US-China trade war: why tariffs could hurt chinese economy

The start of a trade war between the United States and China comes at a difficult time for the Chinese economy. Domestic economic growth is slowing down and tariffs are expected to put more pressure on growth, experts say.

China’s total exports to the United States accounted for 3 percent of China’s gross domestic product (GDP) in 2017. U.S. tariffs on Chinese exports could cut between 0.1 and 0.5 percentage points off Chinese economic growth, depending on the scale and intensity of the conflict, according to Zhu Haibin, chief China economist at JPMorgan.

“The impact would be larger if it affects business confidence and investment decisions,” Zhu wrote in a report.

China’s economic expansion is slowing, with sluggish investment and household consumption. Increasing levels of corporate and local government debt are also a drag on economic growth. And the trade conflict is happening during the most critical period of the Chinese regime’s deleveraging efforts.

The United States announced on June 15 that it would impose a 25 percent tariff on $50 billion worth of Chinese goods. The action prompted an immediate response from China, which announced it would raise tariffs on an equal amount of U.S. goods.

The Chinese regime’s response prompted President Donald Trump to strike back, asking the U.S. trade representative to identify $200 billion worth of Chinese goods for additional tariffs.

“China will lose much more than the United States from a trade fight,” said Xia Yeliang, libertarian scholar and former professor of economics at Peking University.

And the degree of loss would be much higher than expected, he said. The U.S. retaliation could shrink the Chinese economy’s growth by between 0.5 to 1.5 percentage points, he argued.

The Chinese foreign trade degree of dependence (FTD), which is the ratio of total volume of foreign trade to GDP, was 33.6 percent last year, while the ratio for the United States was about 12 percent, Xia said.

“That means China’s FTD is almost three times of the United States. So you can judge who will win, who will lose.”

China issued a list of 545 products that will be subject to the 25-percent tariff starting July 6. The list includes soybeans, corn, wheat, cotton, rice, sorghum, beef, pork, poultry, vehicles, and aquatic products.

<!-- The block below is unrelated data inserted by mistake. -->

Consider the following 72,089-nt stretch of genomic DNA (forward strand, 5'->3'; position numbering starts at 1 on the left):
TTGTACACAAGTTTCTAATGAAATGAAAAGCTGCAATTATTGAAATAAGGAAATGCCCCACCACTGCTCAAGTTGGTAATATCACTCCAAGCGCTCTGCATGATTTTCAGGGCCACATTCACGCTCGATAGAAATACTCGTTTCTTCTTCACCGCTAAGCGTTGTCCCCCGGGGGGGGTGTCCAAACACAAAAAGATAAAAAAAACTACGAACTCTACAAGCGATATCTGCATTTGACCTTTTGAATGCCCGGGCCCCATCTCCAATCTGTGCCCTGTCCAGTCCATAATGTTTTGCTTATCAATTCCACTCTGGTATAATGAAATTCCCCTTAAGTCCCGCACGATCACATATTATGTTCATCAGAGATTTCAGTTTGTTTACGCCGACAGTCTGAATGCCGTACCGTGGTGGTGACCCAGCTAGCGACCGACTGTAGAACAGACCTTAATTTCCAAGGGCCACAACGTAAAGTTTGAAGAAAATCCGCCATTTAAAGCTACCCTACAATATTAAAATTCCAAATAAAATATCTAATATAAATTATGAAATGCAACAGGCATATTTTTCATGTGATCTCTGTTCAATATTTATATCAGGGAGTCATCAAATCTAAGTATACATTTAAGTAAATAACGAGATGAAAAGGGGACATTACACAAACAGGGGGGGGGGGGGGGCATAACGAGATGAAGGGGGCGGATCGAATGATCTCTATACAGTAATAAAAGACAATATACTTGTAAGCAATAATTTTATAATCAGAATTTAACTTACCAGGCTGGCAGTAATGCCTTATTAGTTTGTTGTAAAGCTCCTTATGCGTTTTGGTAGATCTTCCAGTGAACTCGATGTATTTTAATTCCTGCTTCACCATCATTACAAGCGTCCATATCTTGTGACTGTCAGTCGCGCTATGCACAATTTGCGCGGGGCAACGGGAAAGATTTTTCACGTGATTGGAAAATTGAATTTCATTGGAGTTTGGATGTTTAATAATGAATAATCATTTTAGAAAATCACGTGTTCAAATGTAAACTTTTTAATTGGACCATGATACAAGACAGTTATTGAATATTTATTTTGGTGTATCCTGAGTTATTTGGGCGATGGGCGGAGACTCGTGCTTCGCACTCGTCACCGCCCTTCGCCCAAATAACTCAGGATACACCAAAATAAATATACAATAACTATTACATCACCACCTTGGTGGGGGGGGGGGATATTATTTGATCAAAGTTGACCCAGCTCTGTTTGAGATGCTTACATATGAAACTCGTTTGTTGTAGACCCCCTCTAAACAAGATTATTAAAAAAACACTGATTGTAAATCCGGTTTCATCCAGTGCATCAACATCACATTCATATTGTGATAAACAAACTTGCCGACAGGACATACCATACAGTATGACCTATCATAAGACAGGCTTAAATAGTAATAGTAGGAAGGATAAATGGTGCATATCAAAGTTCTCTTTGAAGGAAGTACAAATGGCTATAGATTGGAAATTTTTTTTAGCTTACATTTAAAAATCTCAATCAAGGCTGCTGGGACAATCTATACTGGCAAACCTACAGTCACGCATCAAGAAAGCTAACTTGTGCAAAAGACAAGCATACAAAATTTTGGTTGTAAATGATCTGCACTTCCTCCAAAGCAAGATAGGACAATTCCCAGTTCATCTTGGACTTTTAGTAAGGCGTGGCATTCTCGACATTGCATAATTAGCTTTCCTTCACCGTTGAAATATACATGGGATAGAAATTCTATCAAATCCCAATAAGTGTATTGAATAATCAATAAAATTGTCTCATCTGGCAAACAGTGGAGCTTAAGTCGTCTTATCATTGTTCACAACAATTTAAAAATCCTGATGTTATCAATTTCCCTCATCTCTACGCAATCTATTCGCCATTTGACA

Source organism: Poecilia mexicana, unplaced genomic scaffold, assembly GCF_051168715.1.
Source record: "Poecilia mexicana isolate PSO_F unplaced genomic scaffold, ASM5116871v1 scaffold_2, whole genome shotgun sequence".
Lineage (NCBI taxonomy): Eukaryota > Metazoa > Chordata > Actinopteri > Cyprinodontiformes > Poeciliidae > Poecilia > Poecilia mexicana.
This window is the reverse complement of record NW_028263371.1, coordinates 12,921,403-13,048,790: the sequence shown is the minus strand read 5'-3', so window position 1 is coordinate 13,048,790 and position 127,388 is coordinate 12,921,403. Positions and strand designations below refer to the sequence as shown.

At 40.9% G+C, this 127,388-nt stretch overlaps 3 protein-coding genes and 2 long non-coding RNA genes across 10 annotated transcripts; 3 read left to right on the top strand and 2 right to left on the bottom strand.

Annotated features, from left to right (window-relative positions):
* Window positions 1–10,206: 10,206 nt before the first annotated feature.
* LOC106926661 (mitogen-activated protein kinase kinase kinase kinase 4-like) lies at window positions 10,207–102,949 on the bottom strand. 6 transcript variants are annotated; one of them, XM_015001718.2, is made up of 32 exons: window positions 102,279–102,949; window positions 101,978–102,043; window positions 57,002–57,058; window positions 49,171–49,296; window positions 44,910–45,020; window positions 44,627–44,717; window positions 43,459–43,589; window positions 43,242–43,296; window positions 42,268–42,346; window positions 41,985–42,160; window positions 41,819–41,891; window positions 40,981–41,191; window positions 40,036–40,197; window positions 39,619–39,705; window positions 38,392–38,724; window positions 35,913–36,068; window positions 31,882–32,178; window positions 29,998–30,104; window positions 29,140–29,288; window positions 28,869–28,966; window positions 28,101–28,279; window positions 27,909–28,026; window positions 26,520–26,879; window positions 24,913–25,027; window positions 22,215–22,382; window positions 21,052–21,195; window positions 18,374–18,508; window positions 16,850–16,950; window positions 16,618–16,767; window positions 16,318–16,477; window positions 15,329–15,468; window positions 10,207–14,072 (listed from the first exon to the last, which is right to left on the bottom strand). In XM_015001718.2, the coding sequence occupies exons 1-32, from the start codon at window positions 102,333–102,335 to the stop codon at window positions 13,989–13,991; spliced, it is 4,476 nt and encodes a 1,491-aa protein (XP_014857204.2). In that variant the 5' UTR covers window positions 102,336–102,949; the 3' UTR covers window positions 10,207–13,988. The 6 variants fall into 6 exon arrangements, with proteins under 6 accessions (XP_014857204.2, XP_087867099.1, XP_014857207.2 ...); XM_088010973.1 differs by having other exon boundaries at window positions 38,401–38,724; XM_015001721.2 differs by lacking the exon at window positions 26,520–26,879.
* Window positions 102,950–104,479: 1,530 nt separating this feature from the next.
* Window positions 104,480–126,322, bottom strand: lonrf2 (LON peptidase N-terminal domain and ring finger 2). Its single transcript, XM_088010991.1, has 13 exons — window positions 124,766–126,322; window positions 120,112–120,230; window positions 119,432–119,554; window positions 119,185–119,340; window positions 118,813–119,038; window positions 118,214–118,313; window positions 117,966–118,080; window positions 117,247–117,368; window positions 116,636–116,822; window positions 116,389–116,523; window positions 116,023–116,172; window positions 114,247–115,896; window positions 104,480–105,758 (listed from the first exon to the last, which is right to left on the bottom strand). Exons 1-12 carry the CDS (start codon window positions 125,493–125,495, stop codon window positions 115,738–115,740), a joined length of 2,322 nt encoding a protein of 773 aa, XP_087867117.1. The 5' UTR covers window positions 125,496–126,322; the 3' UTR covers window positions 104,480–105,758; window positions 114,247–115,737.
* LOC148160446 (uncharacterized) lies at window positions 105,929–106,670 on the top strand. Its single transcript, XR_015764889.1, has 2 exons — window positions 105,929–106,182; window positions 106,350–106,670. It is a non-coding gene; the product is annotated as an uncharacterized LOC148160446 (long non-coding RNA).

U.S. consumers will also suffer to some extent from the trade dispute, Xia said, adding that Americans depend on China’s low price products like clothing and shoes. However, goods from countries with even lower labor costs like Vietnam, Malaysia, Bangladesh, and even South American countries could replace Chinese imports, Xia said.

China imported nearly $130 billion from the United States last year, compared with $505 billion in exports, according to the U.S. Census Bureau. The United States demands that China cut the trade deficit by $200 billion and stop stealing American technology.

China’s economic blueprint, the “Made in China 2025” program, reveals emerging high-tech industries that it wants to capture by 2025, including artificial intelligence, aerospace, high-speed rail, shipping, and new energy vehicles. Many of these industries have important applications for the military, the OTMP report says.

Besides tariffs, there are some other policies the United States could impose to stop China’s practices that threaten American IP and technology. One of them would be to restrict visas to students and scholars who are in certain sectors that are crucial for national security, said Xia.

Both countries can deal with tariffs, but the negotiations on technology, trade policy, and fair competition are far more challenging, according to experts.

The trade tension is unlikely to end soon as there is a bipartisan support behind the U.S. policy towards China, said Xia.

“I think the final trade war could be a long lasting one,” he said, adding that it may take years to resolve.